At that point, I was thinking, "This is too bizarre," so I said, "Uh, I'm like you — just traveling." At this point I was just trying to get out as fast as I could when I heard another question. "Can I come over?" O.K., this question was just too weird for me, but I figured I could just be polite and end the conversation. I answered: "No. I'm a little busy right now."
Then I heard the person say, nervously: "Listen, I'll have to call you back. There's an idiot in the next stall who keeps answering all my questions."
[The New York Times, 4 January 2006]
A reader's contribution in the Metropolitan Diary on Monday misstated the origin of an anecdote about a cellphone conversation in a restroom that ended: "I'll have to call you back. There's an idiot in the next stall who keeps answering my questions." It has circulated for years; it was not based on the contributor's personal experience.
In 2008 we encountered a "Bluetooth used on a train" version of the tale:
The spread of "hands-free" Bluetooth devices, with hidden earplugs seemingly attached to nothing, [can lead to embarrassing situations]. Steve Love, a psychologist, was traveling on a train from Edinburgh to Glasgow once when a girl standing next to him started talking to him. She asked him how he was and how his day had been, and
We'll leave it to the etiquette mavens to determine whether using one's cell while in a public lavatory is in itself a breach of decorum, or if its classification as a transgression depends upon whether or not such a practice can be accomplished without annoying one's neighbors. One further factor will complicate their job: how we feel about toilets. A number of bathroom taboos apply to activities that are regarded as unremarkable in other settings (e.g., while it is quite proper to scarf down a sandwich in the food court of a shopping mall, eating anything in a restroom is strictly verboten). Will cell phone use be classed along with noshing, that while you can do it most anywhere else provided you're quiet about it, you can't do it in the john? Or will it be classed with the application of lipstick, that hand-to-mouth bathroom taboos to the contrary, it is okay to slather on a bit of Dracula Red while in the loo?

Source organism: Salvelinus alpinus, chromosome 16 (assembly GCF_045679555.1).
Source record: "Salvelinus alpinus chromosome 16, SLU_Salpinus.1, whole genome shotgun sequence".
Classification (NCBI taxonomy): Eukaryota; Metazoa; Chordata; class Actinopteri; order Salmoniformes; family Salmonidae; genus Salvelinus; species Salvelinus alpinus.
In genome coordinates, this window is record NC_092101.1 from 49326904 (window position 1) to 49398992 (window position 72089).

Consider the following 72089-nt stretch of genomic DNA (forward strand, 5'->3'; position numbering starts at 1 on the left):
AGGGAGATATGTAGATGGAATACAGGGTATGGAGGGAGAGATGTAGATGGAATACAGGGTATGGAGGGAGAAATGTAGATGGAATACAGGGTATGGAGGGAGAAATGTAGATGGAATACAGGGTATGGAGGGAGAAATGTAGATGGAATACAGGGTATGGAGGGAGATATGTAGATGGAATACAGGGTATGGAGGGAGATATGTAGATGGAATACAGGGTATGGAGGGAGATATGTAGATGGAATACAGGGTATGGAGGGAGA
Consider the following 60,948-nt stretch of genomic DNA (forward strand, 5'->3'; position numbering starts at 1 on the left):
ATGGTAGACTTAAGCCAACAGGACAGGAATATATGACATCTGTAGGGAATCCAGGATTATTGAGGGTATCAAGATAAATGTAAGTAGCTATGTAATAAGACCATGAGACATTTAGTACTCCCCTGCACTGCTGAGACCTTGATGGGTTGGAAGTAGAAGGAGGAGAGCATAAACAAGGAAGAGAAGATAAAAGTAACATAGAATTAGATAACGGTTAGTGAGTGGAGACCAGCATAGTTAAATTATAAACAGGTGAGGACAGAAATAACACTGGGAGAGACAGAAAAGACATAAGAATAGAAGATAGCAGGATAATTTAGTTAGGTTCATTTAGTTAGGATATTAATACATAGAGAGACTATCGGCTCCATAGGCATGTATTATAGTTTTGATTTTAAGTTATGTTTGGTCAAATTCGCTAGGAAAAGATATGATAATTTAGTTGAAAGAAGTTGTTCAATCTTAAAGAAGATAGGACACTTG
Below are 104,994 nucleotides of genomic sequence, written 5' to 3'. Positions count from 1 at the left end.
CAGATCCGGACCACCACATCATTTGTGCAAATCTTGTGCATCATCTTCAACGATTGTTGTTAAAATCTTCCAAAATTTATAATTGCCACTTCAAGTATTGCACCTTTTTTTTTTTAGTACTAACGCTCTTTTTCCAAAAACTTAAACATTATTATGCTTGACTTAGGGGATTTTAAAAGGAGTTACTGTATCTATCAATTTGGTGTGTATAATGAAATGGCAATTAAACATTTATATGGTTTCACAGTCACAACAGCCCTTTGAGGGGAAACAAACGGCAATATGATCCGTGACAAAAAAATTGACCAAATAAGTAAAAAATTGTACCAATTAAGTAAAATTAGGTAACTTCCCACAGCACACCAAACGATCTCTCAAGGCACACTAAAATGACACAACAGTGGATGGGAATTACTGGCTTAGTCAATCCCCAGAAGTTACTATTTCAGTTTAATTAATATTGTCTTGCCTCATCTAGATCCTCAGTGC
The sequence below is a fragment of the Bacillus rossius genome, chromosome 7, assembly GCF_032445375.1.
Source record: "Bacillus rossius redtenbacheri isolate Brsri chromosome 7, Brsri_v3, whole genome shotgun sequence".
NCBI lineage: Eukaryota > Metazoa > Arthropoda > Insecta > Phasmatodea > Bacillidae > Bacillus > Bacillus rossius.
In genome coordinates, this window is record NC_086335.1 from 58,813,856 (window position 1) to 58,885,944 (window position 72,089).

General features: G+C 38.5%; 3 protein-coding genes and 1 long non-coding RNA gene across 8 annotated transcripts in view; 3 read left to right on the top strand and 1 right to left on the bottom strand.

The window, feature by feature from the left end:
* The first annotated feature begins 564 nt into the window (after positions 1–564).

Until society finally evolves a widely understood and accepted set of protocols governing appropriate versus inappropriate use of cell phones, such questions will bedevil us all.
Humorist Dave Barry's tongue-in-cheek analysis of the news stories of 2005 may hold the key to sorting out the social confusion:
Last updated: 15 April 2008
Barry, Dave. "Dave Barry's Year of Horrors: The Lowlights of 2005." 3 January 2006 [syndicated column]. Denton, Lisa. "Laugh Lines." Chattanooga Times Free Press. 17 May 2002 (p. H35). Paul Harvey. "New and Comment." 1 June 2002 [syndicated radio segment]. Seeber, Dorothy. "Metropolitan Diary." The New York Times. 2 January 2006. Springer, Don. "Touch of Life: Odds and Ends from the Springer Files." Charleston Gazette. 16 February 2005 (p. P2P). Van Buren, Abigail and Jeanne Phillips. "Dear Abby." 6 June 2002 [syndicated column]. The Economist [UK] "Family Ties: Kith and Kin Get Closer, With Consequences for Strangers. 10 April 2008. The New York Times. "Corrections." 4 January 2006.